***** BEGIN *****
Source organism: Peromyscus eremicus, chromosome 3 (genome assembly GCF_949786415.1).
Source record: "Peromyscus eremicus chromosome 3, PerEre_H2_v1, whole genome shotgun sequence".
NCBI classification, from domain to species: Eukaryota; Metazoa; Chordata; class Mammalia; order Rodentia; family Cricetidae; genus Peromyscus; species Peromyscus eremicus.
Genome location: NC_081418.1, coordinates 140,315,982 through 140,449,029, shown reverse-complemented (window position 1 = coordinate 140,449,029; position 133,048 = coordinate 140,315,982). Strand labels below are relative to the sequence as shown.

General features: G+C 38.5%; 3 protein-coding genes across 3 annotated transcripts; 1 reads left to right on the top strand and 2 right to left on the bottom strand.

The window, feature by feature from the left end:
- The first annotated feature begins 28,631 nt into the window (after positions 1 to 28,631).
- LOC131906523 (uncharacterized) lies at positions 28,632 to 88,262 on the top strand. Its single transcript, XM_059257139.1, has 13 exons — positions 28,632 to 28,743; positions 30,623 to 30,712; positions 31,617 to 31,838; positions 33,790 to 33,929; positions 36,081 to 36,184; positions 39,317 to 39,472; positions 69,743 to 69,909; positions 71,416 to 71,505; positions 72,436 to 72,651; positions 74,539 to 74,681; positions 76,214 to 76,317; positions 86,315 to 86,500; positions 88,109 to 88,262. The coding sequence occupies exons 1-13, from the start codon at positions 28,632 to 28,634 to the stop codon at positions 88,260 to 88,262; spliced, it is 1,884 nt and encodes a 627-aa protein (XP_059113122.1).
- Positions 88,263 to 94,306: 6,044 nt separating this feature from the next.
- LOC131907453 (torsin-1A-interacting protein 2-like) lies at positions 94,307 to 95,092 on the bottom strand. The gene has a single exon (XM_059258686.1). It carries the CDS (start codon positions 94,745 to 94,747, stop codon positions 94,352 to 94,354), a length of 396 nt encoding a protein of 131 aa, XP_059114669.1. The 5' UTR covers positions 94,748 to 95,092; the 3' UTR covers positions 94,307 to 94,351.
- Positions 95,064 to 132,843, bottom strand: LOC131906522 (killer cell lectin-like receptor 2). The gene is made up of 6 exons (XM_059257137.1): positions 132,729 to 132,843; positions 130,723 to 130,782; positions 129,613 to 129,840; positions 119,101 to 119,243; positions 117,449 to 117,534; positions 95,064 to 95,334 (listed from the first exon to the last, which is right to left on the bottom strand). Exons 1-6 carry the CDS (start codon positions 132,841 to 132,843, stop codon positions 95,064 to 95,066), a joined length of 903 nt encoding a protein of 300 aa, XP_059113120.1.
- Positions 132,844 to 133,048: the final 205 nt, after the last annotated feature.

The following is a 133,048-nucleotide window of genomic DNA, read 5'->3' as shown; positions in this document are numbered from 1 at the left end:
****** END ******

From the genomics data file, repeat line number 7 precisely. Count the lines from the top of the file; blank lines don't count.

- The first annotated feature begins 28,631 nt into the window (after positions 1 to 28,631).